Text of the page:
WHAT IS DORSALGIA?
Chances are, you or someone you know has had , , , opioid use, multiple surgeries, , and a lifetime of disability are far too common.. Each year 15% of the population has their first episode of , and over the course of our lives, 80% of us will have . Even though back is common, the medical community does a poor job managing it. Stories of
Let’s look at some of the common treatments for and see how they stack up against :
is the #1 reason for opioid prescription in the US, however, in 2106 the CDC recommended against the use of opioids for in favor of “non-drug like .”
Having an X-ray or MRI for back is common, however, it’s rarely needed or helpful. Research has NEVER demonstrated a link between imaging and . As we age, degenerative changes in imaging are common.
- 90% of people aged 50 to 55 have disc degeneration when imaged, whether they have or not
- In 2015 a study that looked at 1,211 MRI scans of people with no found that 87.6% had a disc bulge.
- Just getting an image increases the chances that you’ll have by 34%.
The US has sky-high rates for – 40% higher than any other country and 5x higher than the UK. You’d think that with all the back surgeries we do, we’d be pretty good at it but the outcomes are terrible! A (worker’s comp) study looked at 725 people who had spinal fusions VS 725 people who didn’t. The surgical group had:
- A 1 in 4 chance of a repeat surgery
- A 1 in 3 chance of a major complication
- A 1 in 3 chance of never returning to work again
- Current clinical practice guidelines support manual therapy and exercise.
- Research proves that early PT leads to better outcomes with lower costs, and decreases the risk of surgery, unnecessary imaging, and use of opioids.
- A study of 122,723 people with who started PT within 14 days found that it decreased the cost to treat back by 60%
- Unfortunately, only 2% of people with back start with PT, and only 7% get to PT within 90 days.
Despite the data showing that a without a doctor’s referral. If you see your doctor for or back , and PT isn’t one of the first options, ask for it! A is a specialist trained to be able to assess your lower back and and refer out to an MD or request imaging if appropriate, so often you may save time and money by seeing your PT first!, PT is the most effective, safest, and lowest cost option to treat , most people take far too long to get there. Almost every state has direct access, meaning that you can go directly to
The different types of Dorsalgia:
Simply termed, dorsalgia is in the back. It takes root from two words: “Dorsal” which means back, and “algia” which means . However, dorsalgia is more than just simple back . If we talk in specific terms, the involved in dorsalgia comes from the . Accordingly, the section of the that is responsible for the makes for a particular type of dorsalgia.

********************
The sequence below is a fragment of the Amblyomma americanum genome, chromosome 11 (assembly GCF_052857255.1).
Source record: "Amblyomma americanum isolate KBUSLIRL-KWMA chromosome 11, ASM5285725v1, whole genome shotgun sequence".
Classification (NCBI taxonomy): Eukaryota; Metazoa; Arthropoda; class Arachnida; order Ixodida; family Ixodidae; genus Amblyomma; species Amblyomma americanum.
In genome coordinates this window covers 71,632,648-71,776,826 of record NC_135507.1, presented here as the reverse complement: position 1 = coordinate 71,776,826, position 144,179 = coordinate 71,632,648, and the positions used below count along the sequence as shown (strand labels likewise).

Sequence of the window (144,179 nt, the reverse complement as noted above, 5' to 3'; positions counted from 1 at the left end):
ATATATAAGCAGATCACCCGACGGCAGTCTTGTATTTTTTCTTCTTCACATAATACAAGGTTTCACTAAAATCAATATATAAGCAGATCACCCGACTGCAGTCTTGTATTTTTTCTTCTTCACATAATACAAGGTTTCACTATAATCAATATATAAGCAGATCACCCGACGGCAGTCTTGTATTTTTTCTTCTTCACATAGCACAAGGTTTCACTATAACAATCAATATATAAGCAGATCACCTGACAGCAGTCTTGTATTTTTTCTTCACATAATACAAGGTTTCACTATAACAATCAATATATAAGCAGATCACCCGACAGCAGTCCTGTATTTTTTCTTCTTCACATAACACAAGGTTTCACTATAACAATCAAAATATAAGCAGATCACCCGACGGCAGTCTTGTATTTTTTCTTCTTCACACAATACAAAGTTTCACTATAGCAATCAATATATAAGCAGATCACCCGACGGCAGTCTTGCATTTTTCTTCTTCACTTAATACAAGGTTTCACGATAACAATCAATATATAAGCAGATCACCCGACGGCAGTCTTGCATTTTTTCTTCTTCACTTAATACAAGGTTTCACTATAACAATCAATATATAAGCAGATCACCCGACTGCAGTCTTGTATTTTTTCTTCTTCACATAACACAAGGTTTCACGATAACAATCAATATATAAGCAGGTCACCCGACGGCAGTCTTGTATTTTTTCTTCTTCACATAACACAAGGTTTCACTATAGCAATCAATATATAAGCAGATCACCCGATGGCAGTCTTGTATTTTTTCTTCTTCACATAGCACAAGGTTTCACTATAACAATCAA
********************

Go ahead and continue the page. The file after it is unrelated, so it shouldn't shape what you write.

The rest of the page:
In all, there are six known types of dorsalgia. These are listed here:
1. Cervical dorsalgia
Sometimes, cervical dorsalgia is also medically termed as cervicalgia. In this type, the is involved. The you feel is in the region and occurs due to some injury or otherwise as a result of degeneration of the .
2. Cervicothoracic dorsalgia
As is evident in the term, this type of dorsalgia involves cervical and thoracic regions of the . Hence, the in cervicothoracic dorsalgia comes from both of these portions.. The is the uppermost part of the vertebral column that exists in the region. Whereas the is the second portion of the vertebral column. It is located between the and
As compared to cervicothoracic dorsalgia, this type of back comes from only the thoracic vertebral segments. Typically, this type of dorsalgia is a rare occurrence.
4. Thoracolumbar dorsalgia
Thoracolumbar dorsalgia involves both the thoracic and . Usually, this type involves both upper and .
5. Lumbar dorsalgia
The is located where the ends and continues down to where the sacral starts. As this part of the back is the most used of all in our daily movements, lumbar dorsalgia is more common among patients with this disease.
6. Lumbosacral dorsalgia
This type involves back lumbar and sacral . that roots from both the
Varying between the six types, the of this disease are usually common across patients. You may feel a sharp or stinging in your back or only your . This also carries a burning sensation. You may have difficulty changing your position like climbing the stairs or rising from a chair or bed. In addition to that, there will also be or difficulty while bending down.
Overall, a change of is painful for patients with dorsalgia. In some cases where nerves are compromised due to a bulge of spinal discs, the usually also include numbness in the upper and lower extremities. Sometimes, a stinging sensation is also experienced. Both of these problems make it difficult for the to carry out everyday activities with ease.